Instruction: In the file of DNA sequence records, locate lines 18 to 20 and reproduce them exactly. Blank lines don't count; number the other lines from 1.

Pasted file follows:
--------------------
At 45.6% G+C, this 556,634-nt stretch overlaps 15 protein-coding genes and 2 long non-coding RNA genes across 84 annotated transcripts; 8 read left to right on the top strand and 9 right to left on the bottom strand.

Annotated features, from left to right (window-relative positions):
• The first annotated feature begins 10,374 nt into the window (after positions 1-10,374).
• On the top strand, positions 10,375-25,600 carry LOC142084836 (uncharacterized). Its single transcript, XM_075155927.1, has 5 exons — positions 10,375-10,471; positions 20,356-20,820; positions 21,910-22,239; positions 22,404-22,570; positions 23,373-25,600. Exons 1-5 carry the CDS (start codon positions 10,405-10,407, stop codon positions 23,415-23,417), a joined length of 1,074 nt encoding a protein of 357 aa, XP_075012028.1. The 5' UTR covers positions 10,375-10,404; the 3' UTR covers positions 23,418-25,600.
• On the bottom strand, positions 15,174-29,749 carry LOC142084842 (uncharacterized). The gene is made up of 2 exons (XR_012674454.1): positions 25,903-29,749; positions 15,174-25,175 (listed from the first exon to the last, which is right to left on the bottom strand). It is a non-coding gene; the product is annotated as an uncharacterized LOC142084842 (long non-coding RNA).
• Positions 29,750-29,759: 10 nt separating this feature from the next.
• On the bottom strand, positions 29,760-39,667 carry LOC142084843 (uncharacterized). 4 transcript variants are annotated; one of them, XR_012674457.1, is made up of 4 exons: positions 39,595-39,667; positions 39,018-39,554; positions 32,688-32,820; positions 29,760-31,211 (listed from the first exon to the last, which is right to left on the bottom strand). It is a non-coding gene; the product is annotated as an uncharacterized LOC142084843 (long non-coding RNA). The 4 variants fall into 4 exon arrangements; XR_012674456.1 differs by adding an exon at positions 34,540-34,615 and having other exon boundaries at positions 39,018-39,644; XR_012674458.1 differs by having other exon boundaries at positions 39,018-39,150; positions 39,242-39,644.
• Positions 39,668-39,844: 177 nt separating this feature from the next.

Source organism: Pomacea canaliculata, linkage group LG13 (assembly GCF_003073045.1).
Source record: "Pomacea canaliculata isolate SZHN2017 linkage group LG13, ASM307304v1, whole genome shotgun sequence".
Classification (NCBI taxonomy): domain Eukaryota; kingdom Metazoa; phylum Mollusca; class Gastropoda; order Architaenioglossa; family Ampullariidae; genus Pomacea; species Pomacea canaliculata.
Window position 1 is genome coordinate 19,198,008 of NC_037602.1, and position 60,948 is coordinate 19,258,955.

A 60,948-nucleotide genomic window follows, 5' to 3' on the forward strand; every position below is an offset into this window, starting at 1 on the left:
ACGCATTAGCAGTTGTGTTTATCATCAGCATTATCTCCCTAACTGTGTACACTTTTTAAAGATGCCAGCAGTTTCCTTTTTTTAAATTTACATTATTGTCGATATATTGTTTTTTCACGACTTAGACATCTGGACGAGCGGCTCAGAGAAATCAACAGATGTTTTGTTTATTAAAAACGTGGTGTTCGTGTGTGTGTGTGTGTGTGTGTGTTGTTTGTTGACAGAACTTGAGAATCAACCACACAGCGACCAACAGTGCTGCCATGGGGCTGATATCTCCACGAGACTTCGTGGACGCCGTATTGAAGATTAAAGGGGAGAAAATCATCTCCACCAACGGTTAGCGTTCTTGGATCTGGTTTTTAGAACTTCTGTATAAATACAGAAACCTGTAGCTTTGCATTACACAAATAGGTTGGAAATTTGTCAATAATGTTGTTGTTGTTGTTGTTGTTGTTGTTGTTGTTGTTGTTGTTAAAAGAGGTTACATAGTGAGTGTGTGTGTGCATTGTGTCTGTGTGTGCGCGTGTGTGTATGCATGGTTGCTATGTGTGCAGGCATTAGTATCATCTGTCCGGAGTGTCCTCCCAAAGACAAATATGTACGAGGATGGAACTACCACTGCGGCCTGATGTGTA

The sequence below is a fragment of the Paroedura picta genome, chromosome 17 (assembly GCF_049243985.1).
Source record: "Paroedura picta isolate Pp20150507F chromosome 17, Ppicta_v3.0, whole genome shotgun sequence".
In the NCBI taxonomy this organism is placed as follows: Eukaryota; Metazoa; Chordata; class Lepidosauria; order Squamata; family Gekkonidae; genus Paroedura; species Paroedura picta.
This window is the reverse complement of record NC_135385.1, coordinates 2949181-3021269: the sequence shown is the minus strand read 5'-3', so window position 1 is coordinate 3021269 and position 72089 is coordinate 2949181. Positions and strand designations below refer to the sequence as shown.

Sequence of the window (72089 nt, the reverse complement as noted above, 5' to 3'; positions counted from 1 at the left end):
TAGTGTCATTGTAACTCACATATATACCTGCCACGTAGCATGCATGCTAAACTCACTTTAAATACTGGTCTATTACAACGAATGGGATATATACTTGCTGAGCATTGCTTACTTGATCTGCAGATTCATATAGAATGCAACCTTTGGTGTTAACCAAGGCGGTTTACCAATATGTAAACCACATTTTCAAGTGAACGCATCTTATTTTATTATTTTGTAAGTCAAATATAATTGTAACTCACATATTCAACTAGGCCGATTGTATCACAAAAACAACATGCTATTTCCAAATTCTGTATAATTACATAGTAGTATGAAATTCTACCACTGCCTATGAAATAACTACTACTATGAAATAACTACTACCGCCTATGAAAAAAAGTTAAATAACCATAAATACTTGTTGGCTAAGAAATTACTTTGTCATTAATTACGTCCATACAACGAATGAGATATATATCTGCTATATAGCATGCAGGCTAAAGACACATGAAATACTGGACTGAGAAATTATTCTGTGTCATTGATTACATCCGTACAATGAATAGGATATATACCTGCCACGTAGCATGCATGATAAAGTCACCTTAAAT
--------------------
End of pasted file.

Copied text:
This window is the reverse complement of record NC_135385.1, coordinates 2949181-3021269: the sequence shown is the minus strand read 5'-3', so window position 1 is coordinate 3021269 and position 72089 is coordinate 2949181. Positions and strand designations below refer to the sequence as shown.

Sequence of the window (72089 nt, the reverse complement as noted above, 5' to 3'; positions counted from 1 at the left end):
TAGTGTCATTGTAACTCACATATATACCTGCCACGTAGCATGCATGCTAAACTCACTTTAAATACTGGTCTATTACAACGAATGGGATATATACTTGCTGAGCATTGCTTACTTGATCTGCAGATTCATATAGAATGCAACCTTTGGTGTTAACCAAGGCGGTTTACCAATATGTAAACCACATTTTCAAGTGAACGCATCTTATTTTATTATTTTGTAAGTCAAATATAATTGTAACTCACATATTCAACTAGGCCGATTGTATCACAAAAACAACATGCTATTTCCAAATTCTGTATAATTACATAGTAGTATGAAATTCTACCACTGCCTATGAAATAACTACTACTATGAAATAACTACTACCGCCTATGAAAAAAAGTTAAATAACCATAAATACTTGTTGGCTAAGAAATTACTTTGTCATTAATTACGTCCATACAACGAATGAGATATATATCTGCTATATAGCATGCAGGCTAAAGACACATGAAATACTGGACTGAGAAATTATTCTGTGTCATTGATTACATCCGTACAATGAATAGGATATATACCTGCCACGTAGCATGCATGATAAAGTCACCTTAAAT